This time we have the benefit of gcc -MMD to get the perfect set of dependencies. Unfortunately if the change from version A to version B adds the file public/config.h, we'll still end up in the wrong build state. Only a clobber build fixes the problem:

$ make
gcc -MMD -Ipublic -Iprivate main.c -o main
./main > output.txt
$ cat output.txt 
FOO is: 4
$ cat main.d
main: main.c private/config.h
$ echo '#define FOO 5' > public/config.h
$ make
make: `output.txt' is up to date.
$ cat output.txt 
FOO is: 4
$ make clean
rm main output.txt main.d
$ make
gcc -MMD -Ipublic -Iprivate main.c -o main
./main > output.txt
$ cat output.txt 
FOO is: 5

Admittedly this is a fairly rare case - we need to have a file of the same name as one that already exists, and put it earlier in the include path. However, it does highlight the fact that even the golden standard in make is not perfect. When this does happen, you'll need to clobber.

Everything else in the build system that isn't gcc

Of course, there's more to building software than just a compiler. In the mozilla-central tree for a Linux build, we also run a few bash scripts, the archiver (ar), a linker (eg: gold), compiled C/C++ programs (nsinstall, host_jskwgen, host_ListCSSProperties), yasm, a perl script, and of course, lots and lots of python scripts for IPDL, IDL, WebIDL, Jar manifests, and more. None of these has an MMD flag, so all dependencies must be tracked manually (though we do have some support for automatic python module dependencies from bug 904743).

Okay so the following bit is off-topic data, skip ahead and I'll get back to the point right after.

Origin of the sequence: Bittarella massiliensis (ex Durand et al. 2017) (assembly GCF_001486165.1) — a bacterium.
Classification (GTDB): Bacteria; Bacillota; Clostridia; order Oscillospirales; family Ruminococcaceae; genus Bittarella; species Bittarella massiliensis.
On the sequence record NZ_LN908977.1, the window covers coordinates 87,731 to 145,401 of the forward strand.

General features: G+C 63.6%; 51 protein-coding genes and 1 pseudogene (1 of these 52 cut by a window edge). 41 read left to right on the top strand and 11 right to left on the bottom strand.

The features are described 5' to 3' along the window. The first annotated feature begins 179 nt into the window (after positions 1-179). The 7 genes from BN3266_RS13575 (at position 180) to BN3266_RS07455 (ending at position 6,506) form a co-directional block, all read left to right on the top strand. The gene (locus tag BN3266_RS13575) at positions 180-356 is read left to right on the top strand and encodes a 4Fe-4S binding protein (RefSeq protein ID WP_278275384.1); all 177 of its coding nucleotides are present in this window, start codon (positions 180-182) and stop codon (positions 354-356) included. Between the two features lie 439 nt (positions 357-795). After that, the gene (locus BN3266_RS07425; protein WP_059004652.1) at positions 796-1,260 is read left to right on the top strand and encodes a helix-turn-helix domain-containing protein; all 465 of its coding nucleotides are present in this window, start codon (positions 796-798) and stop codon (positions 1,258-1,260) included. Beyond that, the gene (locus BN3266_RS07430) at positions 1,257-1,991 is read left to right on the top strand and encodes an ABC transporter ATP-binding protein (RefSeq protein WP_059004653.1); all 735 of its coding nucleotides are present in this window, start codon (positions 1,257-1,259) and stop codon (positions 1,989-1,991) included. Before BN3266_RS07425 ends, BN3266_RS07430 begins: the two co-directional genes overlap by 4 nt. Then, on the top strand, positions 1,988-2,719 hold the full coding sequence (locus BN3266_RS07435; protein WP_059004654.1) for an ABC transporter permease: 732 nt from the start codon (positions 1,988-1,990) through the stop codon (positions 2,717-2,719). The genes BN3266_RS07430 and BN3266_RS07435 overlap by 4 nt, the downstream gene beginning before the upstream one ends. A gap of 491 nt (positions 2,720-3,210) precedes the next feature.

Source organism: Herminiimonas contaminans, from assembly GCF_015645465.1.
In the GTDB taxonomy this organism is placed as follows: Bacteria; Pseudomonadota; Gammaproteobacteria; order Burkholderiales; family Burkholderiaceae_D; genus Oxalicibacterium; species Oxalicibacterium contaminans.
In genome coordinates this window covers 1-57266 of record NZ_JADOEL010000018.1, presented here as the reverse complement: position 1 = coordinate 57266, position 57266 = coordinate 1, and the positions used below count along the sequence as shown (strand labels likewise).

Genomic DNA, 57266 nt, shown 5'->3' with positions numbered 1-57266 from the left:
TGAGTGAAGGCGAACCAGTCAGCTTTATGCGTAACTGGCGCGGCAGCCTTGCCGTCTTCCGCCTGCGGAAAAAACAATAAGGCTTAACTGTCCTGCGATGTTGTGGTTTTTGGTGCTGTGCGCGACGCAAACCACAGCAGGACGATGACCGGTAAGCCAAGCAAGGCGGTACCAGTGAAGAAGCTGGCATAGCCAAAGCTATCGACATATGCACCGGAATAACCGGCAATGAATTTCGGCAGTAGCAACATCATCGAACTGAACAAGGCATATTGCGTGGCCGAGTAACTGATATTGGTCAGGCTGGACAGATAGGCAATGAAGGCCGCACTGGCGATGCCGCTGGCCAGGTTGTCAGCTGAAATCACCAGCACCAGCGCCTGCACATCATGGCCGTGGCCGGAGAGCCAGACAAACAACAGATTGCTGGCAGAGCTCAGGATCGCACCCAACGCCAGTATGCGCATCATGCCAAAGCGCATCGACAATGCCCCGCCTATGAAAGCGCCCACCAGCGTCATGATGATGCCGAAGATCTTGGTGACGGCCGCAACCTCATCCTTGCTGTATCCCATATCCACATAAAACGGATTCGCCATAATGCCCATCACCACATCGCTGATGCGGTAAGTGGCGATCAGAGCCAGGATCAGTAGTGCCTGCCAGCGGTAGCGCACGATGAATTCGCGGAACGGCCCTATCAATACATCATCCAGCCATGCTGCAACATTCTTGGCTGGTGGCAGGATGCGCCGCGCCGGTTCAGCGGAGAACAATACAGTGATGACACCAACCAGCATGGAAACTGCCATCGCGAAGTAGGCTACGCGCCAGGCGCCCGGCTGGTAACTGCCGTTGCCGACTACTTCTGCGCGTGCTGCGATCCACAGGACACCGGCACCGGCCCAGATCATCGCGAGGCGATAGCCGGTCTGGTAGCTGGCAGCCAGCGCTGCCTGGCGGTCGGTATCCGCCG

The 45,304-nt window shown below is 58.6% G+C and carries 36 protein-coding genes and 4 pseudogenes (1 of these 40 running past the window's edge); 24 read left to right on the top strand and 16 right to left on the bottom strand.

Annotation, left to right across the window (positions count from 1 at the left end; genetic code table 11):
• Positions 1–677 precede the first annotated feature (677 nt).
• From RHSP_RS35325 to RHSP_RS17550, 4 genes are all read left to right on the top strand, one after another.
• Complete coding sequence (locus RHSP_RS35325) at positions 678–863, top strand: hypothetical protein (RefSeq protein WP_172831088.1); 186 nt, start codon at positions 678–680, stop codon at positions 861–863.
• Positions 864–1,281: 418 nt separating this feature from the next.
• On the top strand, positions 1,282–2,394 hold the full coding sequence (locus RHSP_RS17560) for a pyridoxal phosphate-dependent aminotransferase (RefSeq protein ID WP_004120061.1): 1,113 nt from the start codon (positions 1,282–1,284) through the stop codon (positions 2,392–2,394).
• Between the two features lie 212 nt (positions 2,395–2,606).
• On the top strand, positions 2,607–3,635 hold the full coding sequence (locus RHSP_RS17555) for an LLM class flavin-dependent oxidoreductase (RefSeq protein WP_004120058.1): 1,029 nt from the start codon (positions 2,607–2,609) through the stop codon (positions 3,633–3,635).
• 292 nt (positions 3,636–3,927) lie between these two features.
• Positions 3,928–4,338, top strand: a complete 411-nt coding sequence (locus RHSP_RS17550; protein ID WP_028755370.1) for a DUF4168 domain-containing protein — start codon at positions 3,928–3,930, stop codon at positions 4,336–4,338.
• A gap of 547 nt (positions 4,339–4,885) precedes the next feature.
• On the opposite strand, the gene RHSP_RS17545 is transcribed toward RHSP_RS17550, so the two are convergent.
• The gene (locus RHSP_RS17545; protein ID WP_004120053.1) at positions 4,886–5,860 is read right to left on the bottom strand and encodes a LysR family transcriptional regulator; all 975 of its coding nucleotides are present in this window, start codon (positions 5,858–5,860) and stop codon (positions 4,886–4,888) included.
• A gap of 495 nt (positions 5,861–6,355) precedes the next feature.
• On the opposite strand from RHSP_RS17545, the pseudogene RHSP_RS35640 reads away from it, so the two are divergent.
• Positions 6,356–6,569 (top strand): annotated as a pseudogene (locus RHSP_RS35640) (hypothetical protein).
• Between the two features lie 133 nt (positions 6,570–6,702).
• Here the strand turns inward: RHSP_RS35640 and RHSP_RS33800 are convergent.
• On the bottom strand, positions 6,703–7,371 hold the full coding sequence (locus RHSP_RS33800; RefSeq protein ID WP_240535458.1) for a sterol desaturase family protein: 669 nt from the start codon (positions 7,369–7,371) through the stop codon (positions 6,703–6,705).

Any time we change any of these parts of the build system, such as by adding a linker script to an ld command, or tweaking a python script to read from a new input file, we run the risk of forgetting to update the dependencies in the Makefile. Make doesn't report these omissions, but instead assumes that the infallible developer listed all the dependencies correctly. This is a terrible assumption to have -- we all make mistakes, after all -- and it results in an endless game of whack-a-mole as we change things in the tree, introduce new dependency errors, and then have to spend hours tracking them down. In the mean time, every developer and build machine who gets a new CLOBBER file must start over from scratch, often rebuilding the same things over and over again.

Where Do We Go From Here?

In future posts, I'd like to tackle the following topics:

  1. How to fix missing dependency issues once and for all
  2. Why you need to clobber: build configuration changes
  3. How to handle build configuration changes correctly

My hope is that one day we can remove the CLOBBER file from the tree, since it will no longer be needed. Clobber builds will be a thing of the past, and we can instead rely on the build system to do the right thing.